The average tentpole production – a film with a budget of more than $70m – generates 2,840 tonnes of CO2. This could take you to the moon and back six times.
Undoubtedly, the film industry has played its part in exacerbating climate change on its own doorstep.
“It’s very easy to say, ‘Climate disaster! We’re all going to die! It’s all too big! I can’t cope!’” says Michelle Whitehead, project coordinator of the Screen New Deal report, in a joking panic. “But it has to be a collaborative effort. That’s what the Screen New Deal is brilliant at: having a tool to engage.”
The Screen New Deal report is the combined effort of some big headline names, the British Film Institute, Albert, a BAFTA organisation inspiring environmental change, and ARUP, a leading green consultancy.
The weighty document tackles the systemic changes the film and TV industry must make in order to achieve a net zero target of 2050. Through intensive research into new technologies such as energy efficient data farms and sustainable studios, the report offers a series of constructive recommendations for production companies/studios to adopt during the entire lifecycle of a production.
Whitehead smiles as she discusses the response in recent weeks, “It’s been really useful to share the big-ticket items: power, transport, not plastic.”
Among the innovative suggestions like material passports for studios to share props and sustainable location libraries, the enemy of plastic ranks low in priority. The report’s research demonstrates that transport has the largest impact on the carbon footprint of a film shoot, accounting for around 51 per cent of total emissions on tentpole films.
Whitehead is keen to highlight that it offers positive suggestions for productions in a time when environmental regulation in the film industry is limited. “This will be a part of it, but regulation is slow.”
She adjusts her glasses, and nods firmly, “what we are saying to them is don’t wait for policy because that’s too late. Start building it into your plans now.”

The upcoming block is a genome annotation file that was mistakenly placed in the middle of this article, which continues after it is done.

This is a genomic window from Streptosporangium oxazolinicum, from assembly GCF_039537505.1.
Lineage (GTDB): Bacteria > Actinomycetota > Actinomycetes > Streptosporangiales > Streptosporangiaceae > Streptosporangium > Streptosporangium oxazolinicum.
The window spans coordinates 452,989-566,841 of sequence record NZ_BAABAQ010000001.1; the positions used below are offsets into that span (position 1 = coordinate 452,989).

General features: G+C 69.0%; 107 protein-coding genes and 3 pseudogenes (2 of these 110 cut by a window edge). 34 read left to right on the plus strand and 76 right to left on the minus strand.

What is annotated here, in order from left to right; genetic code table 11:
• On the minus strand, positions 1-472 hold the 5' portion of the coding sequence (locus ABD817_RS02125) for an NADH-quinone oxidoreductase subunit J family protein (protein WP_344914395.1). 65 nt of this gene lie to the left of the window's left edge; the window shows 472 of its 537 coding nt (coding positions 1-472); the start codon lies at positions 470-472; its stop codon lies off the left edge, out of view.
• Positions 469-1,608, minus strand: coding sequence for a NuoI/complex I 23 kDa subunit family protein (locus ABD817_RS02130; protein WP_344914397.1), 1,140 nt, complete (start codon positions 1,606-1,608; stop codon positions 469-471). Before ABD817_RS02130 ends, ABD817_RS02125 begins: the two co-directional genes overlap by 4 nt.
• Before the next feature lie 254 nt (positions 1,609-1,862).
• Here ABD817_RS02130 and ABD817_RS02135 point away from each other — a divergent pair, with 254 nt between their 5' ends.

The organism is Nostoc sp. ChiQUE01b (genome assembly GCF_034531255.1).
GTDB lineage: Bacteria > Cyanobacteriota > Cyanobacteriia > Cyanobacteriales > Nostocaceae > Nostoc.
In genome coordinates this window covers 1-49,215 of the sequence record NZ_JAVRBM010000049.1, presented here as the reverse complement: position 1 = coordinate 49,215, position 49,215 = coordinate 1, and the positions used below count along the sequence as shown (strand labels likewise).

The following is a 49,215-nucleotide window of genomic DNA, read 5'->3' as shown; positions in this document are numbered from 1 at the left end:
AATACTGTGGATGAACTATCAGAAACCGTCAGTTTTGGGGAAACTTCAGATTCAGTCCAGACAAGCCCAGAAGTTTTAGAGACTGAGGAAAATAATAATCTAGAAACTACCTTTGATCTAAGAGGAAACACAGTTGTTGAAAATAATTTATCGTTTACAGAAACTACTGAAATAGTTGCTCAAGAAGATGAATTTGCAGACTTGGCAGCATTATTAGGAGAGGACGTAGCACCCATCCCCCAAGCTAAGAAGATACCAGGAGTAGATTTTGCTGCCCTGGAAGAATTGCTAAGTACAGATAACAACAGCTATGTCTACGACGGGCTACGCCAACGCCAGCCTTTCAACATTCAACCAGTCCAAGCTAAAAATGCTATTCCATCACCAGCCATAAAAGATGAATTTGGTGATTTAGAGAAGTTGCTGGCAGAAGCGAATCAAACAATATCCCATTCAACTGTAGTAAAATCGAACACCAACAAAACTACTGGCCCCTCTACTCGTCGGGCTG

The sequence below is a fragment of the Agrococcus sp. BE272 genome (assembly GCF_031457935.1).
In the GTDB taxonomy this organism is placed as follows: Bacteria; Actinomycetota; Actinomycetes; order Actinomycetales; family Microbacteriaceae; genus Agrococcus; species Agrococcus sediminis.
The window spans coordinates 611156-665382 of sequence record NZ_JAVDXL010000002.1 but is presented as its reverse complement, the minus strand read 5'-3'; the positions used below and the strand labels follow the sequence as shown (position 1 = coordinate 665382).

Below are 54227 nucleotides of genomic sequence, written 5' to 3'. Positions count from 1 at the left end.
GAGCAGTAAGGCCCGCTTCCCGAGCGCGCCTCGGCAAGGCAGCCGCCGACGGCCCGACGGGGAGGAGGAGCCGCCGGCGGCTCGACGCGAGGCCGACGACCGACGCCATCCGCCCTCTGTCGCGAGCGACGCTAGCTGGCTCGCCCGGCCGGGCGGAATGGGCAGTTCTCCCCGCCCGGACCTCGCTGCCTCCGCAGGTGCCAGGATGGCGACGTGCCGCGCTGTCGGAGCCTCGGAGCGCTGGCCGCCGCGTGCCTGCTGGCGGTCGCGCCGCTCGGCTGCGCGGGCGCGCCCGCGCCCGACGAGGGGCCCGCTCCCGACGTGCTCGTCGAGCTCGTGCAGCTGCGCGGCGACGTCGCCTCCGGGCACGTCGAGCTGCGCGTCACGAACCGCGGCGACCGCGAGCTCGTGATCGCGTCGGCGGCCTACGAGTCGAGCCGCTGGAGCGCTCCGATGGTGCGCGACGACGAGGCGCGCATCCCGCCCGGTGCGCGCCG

Making a low impact documentary
When independent filmmaker Joya Berrow decided to use sustainable practices on her documentary Eve, she was knee-deep in the English countryside. “When you’re just staring out into a deep forest canopy, there’s no noise, there’s no anything that really adheres to this feeling of being in a city.”
Filming one of the world’s oldest off-grid communities for Eve, Berrow was inspired by a sense of resourcefulness that was born out of survival rather than responsibility.
“The food that we ate was all from the community, so we ended up eating squirrel pie one day. I really didn’t like it.”
Despite dedicating her filmmaking career to telling green stories onscreen, Berrow hadn’t deliberately factored in her environmental impact behind the camera. Energised by the community’s efforts, she retrospectively calculated the carbon footprint of her short.
“What it really highlighted is that it’s more important to mitigate through your decision-making from the start than to offset at the end. Offsetting isn’t really a solution.”
The impact of her film was small, about the equivalent of a return flight to LA. But she hopes that by acting on principle, it will encourage big-budget filmmakers to do the same. “I’m showing that there is another way of doing it so that these long-form series get a push up the bum.”
Whitehead echoes Berrow’s principled optimism. When asked if the Screen New Deal’s recommendations might limit filmmaker’s creativity, she replies, “people who work in film are incredibly creative. They will rise to the challenge.”
Turning vision into reality
In the US, one woman is rising to that challenge, in her characteristic green gloves. Environmental consultant Emellie O’Brien can often be found rummaging through the detritus left behind by a hungry production crew, a habit that formed in 2014 on the set of Noah.
“It was one of the most brutal shoots I’ve ever experienced,” she says from her office in New York.
O’Brien was originally hired as an environmental steward. “I was really a one-woman show juggling on-set recycling, composting and food donations.” The role was very new; O’Brien often found herself tackling huge tasks such as measuring the carbon footprint of the $125 million movie, while trying to recover discarded set.
Flash-forward to 2021 and O’Brien now leads a whole team at her consultancy Earth Angel, a nickname that stuck from her early days on the set of Noah. “Sustainability is complex and ever-evolving and it’s honestly a way bigger job than just what one ‘environmental steward’ can achieve on one production.”
As an independent filmmaker, Berrow has a message for O’Brien’s bosses, the Hollywood moguls. “There is a lot of greed and ego boosting,” she says.
O’Brien argues that their shared industry has not done enough, “If we’re going to overcome this crisis, we need to shift culture. Entertainment is the most influential way to shift culture. We have not leveraged our industry enough in this fight and I think we can unlock massive change.”
Whitehead shares this charged enthusiasm. “The Screen New Deal is very much a vision, a slightly hypothetical document. And now we have to bring it into reality.”